The lake is the largest in the state except for those on the Colorado River, and the southwest shoreline is easily reached from AZ 188, which runs close to the lake for most of its 18 mile length, passing various marinas and campsites. Some of the shoreline access points used to be free, but fees are now charged. In contrast, the opposite (northeast) side of the lake is much harder to reach overland as the terrain is more mountainous. One unpaved route (FR 60, or A-Cross Road) winds through the hills, from Hwy 288 in the east to Hwy 188 north of the lake but this runs several miles from the shore and only a few long and bumpy 4WD trails lead towards the water. One point of interest along the track is Salome Creek
, best approached from the north end - this is famous because of a short section of granite narrows ('The Jug') with smooth, sheer, pinkish-white walls, deep pools and waterfalls.
In common with other reservoirs in the Phoenix area, summer water temperatures of Theodore Roosevelt Lake can exceed 90 °F, but cooling afternoon thunderstorms are common. In recent years the water level has been low, in part due to the need to maintain supply to the other lakes on the Salt River downstream - in some places the shoreline may be half a mile distant from the high water mark, at 2,120 feet elevation. Still, in such conditions many good beaches are exposed which provide excellent camping opportunities, close to the water, although in some places soft mud makes vehicular travel difficult. Two good, secluded locations are Cholla Bay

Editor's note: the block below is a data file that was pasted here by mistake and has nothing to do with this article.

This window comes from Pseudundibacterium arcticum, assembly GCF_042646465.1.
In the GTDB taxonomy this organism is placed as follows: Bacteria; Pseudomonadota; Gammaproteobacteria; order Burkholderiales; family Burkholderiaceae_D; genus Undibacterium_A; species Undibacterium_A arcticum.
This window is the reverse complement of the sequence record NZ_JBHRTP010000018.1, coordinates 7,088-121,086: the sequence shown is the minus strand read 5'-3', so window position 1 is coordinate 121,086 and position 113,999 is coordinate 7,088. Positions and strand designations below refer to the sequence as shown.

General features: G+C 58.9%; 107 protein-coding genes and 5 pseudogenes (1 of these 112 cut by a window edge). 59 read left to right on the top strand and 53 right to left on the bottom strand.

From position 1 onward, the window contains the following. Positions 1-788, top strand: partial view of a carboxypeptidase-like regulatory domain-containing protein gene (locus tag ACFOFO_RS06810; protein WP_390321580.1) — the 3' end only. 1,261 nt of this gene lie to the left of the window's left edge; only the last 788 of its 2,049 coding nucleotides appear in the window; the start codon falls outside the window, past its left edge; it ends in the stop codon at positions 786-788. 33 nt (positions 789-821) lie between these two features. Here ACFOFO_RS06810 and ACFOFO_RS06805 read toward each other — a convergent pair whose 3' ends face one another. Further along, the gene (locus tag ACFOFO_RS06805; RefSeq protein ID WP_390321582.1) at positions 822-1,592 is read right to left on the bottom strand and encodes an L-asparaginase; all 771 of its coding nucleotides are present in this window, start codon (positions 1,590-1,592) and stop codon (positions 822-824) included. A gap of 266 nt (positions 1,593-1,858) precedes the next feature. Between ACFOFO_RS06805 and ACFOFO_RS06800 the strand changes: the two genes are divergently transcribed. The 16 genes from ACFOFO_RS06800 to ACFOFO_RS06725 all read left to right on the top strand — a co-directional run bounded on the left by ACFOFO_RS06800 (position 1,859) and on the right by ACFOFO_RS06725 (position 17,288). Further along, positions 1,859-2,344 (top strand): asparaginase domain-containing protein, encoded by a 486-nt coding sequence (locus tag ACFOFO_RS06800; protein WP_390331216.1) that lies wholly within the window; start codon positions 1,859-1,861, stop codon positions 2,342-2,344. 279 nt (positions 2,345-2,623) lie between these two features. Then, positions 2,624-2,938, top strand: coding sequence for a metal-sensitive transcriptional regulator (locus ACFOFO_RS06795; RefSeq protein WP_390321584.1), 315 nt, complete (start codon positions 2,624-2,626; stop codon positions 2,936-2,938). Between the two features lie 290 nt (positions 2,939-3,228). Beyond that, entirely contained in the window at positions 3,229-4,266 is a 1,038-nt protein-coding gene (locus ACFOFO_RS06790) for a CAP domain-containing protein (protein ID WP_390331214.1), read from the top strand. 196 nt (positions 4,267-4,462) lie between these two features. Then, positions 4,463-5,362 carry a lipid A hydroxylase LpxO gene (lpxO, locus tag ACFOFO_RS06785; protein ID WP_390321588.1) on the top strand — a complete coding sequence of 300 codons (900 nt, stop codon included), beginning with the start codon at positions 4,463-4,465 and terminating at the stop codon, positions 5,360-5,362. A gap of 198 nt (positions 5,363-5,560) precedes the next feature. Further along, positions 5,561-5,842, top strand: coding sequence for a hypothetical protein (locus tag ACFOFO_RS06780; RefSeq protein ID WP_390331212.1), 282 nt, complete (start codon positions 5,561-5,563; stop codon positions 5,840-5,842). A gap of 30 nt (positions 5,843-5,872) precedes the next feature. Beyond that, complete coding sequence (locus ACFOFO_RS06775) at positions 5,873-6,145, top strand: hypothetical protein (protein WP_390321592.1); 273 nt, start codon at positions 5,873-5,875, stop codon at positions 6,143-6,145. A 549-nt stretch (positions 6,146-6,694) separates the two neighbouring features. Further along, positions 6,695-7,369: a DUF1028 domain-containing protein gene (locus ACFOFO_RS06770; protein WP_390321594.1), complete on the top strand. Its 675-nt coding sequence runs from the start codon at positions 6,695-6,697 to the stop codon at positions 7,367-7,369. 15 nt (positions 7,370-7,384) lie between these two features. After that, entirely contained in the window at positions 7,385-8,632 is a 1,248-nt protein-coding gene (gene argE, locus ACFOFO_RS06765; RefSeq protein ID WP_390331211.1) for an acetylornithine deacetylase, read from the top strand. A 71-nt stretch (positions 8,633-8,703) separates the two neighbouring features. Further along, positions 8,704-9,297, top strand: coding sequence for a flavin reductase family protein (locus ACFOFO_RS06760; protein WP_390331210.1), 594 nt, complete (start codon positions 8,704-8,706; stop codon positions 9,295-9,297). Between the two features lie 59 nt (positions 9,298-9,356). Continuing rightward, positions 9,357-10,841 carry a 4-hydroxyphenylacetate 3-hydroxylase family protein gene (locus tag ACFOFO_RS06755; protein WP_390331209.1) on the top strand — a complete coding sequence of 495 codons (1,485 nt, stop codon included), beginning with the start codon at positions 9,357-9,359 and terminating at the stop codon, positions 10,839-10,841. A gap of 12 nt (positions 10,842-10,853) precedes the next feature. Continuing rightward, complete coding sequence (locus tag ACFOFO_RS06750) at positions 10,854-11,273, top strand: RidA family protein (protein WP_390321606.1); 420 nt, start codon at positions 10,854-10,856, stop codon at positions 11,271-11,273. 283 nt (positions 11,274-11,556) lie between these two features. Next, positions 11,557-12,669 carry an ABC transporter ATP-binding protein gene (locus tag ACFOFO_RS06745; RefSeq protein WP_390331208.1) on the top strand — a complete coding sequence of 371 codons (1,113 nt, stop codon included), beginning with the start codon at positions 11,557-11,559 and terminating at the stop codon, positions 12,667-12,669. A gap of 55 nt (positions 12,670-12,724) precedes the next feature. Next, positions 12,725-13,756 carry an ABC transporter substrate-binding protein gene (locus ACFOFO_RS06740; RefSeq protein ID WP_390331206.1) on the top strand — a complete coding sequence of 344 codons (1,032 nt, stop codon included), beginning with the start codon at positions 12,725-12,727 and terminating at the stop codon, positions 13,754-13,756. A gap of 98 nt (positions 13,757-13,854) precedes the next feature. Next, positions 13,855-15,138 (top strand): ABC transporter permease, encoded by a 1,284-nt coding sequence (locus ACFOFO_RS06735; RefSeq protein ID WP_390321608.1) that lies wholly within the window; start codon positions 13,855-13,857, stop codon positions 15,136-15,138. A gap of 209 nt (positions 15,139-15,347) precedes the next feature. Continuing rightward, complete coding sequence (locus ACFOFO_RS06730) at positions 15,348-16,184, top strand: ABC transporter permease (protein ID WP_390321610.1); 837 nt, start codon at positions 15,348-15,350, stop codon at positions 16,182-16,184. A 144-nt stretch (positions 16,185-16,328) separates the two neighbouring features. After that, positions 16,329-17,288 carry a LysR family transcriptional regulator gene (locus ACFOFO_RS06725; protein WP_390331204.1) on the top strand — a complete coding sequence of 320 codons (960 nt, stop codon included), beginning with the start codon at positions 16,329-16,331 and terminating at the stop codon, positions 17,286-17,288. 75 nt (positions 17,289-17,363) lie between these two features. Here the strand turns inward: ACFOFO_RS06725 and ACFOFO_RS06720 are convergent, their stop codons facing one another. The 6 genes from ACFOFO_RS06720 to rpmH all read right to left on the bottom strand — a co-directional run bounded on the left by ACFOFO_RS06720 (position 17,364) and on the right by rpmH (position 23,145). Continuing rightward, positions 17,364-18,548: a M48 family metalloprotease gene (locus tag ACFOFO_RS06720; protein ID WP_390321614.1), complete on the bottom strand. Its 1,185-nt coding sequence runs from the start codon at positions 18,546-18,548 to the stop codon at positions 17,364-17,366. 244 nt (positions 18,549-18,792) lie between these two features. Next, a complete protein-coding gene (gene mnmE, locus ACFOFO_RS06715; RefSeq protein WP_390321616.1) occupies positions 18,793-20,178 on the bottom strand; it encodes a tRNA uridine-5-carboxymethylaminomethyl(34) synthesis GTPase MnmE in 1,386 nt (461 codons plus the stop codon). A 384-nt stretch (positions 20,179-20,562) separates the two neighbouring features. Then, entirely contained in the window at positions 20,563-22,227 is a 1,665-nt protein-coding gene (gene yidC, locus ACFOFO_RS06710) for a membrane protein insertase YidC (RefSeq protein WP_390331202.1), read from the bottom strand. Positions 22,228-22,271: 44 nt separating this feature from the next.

and Bachelor Cove
, both along Hwy 188 a little way north of Theodore Roosevelt Dam.
Other points of interest reached from Hwy 188 are the following, from north to south. Horse Pasture Recreation Area
contains 1.5 miles of sandy shoreline accessible to most vehicles including RVs, and is one of the main locations for primitive camping. The place is often rather crowded, however. Cholla Campground
is the largest official site, with paved roads and full hookups, and it benefits from a scenic setting on a low mesa, projecting out into the lake. Vineyard Canyon
, a day use area, has picnic facilities and short trails to the lakeshore, here lined by stony slopes rather than sandy beaches. A pull-out just west of Theodore Roosevelt Dam is the start point for the Vineyard Trail
, the only maintained hiking path along the lake, climbing the cactus-covered hills for fine views over the Salt River Valley and the Apache Trail. East of the dam are various facilities including a ranger station, day use areas and Roosevelt Lake Marina
. Further southeast, the highway moves away from the shoreline though side roads lead to four more lakeside recreation areas: Porter Spring
, Windy Hill
, Grapevine Point
and Schoolhouse Point
, all of which also allow camping, for a fee. For free camping, the best locations are along several unpaved tracks on the south side of the highway, east of the turn-off to the cliff dwellings of Tonto National Monument